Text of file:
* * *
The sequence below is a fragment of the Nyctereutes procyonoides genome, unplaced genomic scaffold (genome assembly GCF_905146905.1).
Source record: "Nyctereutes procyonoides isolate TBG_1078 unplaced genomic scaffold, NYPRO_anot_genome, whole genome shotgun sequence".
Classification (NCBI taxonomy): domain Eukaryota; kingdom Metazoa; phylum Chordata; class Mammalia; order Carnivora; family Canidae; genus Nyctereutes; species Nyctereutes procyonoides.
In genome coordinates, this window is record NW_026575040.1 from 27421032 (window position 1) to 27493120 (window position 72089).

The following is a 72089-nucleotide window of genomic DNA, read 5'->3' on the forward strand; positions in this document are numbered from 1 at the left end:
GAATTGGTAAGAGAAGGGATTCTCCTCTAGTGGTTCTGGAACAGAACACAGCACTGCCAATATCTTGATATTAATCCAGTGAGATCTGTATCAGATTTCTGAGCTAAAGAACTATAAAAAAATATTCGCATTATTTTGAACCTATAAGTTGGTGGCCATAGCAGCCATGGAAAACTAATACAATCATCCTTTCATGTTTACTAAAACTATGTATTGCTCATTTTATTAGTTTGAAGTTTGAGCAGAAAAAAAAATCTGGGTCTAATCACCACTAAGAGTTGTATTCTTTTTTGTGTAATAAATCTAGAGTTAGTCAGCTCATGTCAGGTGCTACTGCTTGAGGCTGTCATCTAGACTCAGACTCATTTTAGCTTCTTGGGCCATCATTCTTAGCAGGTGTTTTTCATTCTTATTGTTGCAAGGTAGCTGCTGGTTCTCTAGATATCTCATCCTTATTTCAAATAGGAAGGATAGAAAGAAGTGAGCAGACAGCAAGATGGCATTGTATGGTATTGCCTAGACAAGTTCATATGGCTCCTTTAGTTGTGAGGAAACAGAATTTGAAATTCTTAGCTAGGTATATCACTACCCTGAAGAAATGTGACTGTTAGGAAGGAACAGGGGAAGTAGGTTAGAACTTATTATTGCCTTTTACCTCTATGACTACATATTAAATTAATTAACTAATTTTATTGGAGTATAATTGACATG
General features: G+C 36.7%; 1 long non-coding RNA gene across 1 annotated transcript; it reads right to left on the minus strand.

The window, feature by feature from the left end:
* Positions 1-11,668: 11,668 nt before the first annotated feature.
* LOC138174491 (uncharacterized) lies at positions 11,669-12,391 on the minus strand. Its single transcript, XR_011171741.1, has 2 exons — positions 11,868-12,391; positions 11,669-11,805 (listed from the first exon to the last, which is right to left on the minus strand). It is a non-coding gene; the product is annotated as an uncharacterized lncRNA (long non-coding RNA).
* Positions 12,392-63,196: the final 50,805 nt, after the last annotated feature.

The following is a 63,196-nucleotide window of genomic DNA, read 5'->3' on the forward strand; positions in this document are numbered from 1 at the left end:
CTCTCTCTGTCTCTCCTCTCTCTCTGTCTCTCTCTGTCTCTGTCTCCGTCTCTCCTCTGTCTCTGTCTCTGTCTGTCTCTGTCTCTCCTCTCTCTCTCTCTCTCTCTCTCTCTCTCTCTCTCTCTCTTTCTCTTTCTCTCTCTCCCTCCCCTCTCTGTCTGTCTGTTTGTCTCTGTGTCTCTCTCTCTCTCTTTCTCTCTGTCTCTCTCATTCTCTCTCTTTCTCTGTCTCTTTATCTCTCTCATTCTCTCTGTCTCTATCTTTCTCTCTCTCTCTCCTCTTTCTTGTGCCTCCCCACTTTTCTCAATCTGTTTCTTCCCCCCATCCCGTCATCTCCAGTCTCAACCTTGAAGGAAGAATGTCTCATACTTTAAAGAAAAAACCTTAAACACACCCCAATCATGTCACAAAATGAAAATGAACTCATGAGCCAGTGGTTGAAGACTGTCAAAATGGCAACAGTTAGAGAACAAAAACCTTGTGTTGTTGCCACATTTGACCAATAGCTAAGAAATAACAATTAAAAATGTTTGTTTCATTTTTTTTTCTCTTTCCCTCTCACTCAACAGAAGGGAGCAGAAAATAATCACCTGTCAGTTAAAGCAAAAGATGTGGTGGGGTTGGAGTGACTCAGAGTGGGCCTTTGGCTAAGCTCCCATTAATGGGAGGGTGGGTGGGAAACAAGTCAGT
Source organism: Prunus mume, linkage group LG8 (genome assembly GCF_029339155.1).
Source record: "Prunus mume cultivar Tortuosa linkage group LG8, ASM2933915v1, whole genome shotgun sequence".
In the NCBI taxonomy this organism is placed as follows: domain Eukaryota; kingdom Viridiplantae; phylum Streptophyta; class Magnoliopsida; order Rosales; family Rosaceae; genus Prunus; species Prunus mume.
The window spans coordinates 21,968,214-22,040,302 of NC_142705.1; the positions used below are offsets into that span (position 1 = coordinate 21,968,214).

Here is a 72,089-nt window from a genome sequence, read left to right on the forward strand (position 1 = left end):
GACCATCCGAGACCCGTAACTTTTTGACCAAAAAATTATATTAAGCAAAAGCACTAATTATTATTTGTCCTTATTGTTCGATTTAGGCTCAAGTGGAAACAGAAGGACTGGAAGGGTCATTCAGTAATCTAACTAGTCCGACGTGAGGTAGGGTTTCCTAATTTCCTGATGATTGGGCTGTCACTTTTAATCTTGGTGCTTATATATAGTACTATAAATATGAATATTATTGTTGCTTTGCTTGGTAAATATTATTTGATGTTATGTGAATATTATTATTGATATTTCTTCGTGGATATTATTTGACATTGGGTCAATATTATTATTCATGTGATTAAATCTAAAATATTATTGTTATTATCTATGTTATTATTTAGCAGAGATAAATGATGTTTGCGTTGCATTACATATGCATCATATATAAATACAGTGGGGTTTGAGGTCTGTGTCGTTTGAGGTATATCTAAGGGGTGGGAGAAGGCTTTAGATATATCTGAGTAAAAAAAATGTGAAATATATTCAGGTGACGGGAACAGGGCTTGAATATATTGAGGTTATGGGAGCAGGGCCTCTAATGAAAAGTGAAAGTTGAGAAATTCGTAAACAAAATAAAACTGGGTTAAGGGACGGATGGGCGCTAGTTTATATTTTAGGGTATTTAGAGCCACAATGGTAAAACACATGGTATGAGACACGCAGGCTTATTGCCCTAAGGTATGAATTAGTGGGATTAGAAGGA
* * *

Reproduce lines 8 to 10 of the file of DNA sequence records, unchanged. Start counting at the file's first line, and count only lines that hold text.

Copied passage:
The window, feature by feature from the left end:
* Positions 1-11,668: 11,668 nt before the first annotated feature.
* LOC138174491 (uncharacterized) lies at positions 11,669-12,391 on the minus strand. Its single transcript, XR_011171741.1, has 2 exons — positions 11,868-12,391; positions 11,669-11,805 (listed from the first exon to the last, which is right to left on the minus strand). It is a non-coding gene; the product is annotated as an uncharacterized lncRNA (long non-coding RNA).